AGC files complaint to Law Society against M Ravi for ICJmemo to Malaysian government over drug mule Nagaenthran’scase

Lawyer M Ravi speaks to ABC News Australia regarding Singapore’s latest “execution binge”

AGC files complaint to Law Society against M Ravi for ICJ memo to Malaysian government over drug mule Nagaenthran’s case


International human rights lawyer, M Ravi gets back his practising certificate after four years


Group slams charges against lawyer of Malaysian on death row in Singapore



Singapore/Malaysia: Withdraw ‘unacceptable threat’ to Surendran, S’pore told

July 16, 2019

Lawyers For Liberty has reacted sharply to what it calls “threats made by the Singapore authorities against lawyer N Surendran.”

This comes after the Singapore Attorney-General’s Chambers sent a letter to its High Court saying that Surendran had made “scandalous allegations against Singapore and its legal system, including accusing Singapore of acting in total disregard of international legal norms and decent world opinion.”

“Coming from the attorney-general’s office in a formal note to the High Court, this amounts to a serious threat against Surendran,” LFL director Melissa Sasidaran said in a statement.

“Singapore is notorious for bringing contempt of court or criminal defamation charges against its critics. British author Alan Shadrake was similarly prosecuted and jailed in 2011 for making remarks on the death penalty in Singapore.”



Group accuses Singapore AG of meddling ahead of clemency plea for Malaysian on death row


Singapore denies targeting Malaysians for capital punishment

Lawyers For Liberty push for moratorium on Malaysian death row prisoners in Singapore, urge for “thorough” review on clemency rejections




https://www.freemalaysiatoday.com/category/bahasa/2019/07/16/peguam-dakwa-ag-singapura-campur-tangan-usaha-tahanan-hukuman-mati-mohon-rayuan/ (MALAY)

https://www.sinarharian.com.my/article/38024/BERITA/Nasional/Singapura-digesa-tarik-balik-tuduhan-terhadap-Surendran (MALAY)

Malaysia/Singapore: Singaporean human rights lawyer seeks UN intervention against contempt charges levied upon Malaysian lawyer Arun Kasi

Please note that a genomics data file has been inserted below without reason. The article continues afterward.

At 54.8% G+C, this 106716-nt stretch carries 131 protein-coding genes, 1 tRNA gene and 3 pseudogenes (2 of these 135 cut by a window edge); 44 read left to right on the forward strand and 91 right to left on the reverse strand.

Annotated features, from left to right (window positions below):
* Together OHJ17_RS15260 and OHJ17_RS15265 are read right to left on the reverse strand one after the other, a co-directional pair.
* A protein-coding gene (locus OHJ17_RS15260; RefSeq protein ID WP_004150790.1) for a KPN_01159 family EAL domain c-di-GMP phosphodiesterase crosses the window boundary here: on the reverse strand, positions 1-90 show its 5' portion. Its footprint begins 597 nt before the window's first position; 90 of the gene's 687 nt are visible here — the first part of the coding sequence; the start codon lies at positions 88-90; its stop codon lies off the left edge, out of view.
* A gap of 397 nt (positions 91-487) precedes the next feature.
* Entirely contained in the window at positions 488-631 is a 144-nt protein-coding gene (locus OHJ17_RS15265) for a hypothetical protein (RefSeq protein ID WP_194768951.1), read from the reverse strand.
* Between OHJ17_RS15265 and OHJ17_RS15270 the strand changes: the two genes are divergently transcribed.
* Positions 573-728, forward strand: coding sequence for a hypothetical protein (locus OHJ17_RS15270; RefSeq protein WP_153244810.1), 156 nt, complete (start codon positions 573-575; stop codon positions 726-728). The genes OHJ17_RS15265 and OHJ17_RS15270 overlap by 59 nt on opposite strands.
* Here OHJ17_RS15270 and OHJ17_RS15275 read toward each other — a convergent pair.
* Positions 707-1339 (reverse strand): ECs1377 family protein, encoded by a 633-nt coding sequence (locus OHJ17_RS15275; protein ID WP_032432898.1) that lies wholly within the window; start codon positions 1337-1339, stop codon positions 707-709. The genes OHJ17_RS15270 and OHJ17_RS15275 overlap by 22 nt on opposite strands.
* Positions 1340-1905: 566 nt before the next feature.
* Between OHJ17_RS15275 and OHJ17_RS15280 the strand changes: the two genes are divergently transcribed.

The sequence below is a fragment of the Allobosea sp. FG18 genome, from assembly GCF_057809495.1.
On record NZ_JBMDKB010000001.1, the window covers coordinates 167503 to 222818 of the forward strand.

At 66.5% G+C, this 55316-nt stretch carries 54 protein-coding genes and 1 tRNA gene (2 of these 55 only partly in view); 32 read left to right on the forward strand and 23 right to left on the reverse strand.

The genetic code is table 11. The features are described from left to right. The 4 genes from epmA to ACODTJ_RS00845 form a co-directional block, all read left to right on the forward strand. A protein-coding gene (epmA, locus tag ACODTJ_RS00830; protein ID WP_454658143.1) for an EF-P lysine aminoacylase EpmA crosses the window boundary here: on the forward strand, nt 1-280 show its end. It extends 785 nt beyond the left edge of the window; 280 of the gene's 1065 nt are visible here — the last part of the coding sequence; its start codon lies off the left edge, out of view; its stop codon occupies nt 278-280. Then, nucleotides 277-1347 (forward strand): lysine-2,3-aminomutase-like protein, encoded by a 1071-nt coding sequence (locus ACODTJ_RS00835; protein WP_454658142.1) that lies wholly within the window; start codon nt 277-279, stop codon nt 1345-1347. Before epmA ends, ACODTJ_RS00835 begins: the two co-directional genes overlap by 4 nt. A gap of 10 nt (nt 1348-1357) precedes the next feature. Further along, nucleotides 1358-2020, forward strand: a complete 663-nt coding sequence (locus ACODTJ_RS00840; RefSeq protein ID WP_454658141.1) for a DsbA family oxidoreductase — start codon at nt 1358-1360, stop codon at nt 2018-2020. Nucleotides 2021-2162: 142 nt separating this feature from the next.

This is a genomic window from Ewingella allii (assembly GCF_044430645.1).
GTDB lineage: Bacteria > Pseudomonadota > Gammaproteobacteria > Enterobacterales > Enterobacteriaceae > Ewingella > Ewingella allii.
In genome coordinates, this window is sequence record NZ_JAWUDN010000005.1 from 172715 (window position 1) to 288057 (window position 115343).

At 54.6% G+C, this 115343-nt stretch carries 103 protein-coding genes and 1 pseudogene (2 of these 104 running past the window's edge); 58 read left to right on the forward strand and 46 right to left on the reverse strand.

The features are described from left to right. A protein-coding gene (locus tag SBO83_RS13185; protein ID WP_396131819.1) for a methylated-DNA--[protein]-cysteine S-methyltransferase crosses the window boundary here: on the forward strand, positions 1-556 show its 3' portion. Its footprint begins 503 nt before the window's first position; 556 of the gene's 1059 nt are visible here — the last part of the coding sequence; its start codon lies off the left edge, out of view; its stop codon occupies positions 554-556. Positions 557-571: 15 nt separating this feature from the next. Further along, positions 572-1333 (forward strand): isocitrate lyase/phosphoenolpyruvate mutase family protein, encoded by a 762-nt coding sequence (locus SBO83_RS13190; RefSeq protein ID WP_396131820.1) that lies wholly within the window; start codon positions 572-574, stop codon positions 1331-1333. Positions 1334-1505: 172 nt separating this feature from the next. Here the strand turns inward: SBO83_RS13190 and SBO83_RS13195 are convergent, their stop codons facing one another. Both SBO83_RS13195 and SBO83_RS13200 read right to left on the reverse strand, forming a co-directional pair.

March 5, 2019

The recent news of Arun Kasi, a Malaysian lawyer facing contempt charges for allegedly scandalising the judiciary in relation to 2 articles he wrote on Aliran- a news  website covering issues of social importance, should come as a jolt at the heart of civil society.

The 2 articles- titled ‘How a dissenting judgment sparked a major judicial crisis’ and ‘Tommy Thomas must look into arbitration centre that sparked judicial crisis’ prompted Tommy Thomas, the Attorney General of Malaysia to institute committal proceedings in the Federal Court of Malaysia against Arun on 27th February 2019. Leave was granted by the Federal Court and the substantive hearing has been fixed for 13th March 2019 on an urgent basis.

In my view, the AG ought to reconsider his view to initiate contempt proceedings against Arun for the following reasons:

  1. The Proceedings represent an incursion into the independence of the Bar and impedes professional advocacy

Arun’s articles were written in the context of an expunction order made by the Federal Court, by which various constitutional observations made by a Court of Appeal judge in relation to an institution playing a role in administration of justice and also a direction made by the judge to the anti-corruption commission to investigate the matter were expunged. This case raises issues of serious public interest and importance, and the proceedings initiated against Arun for bringing these issues to the attention of the public seriously threatens the independence of the Bar and impedes professional advocacy.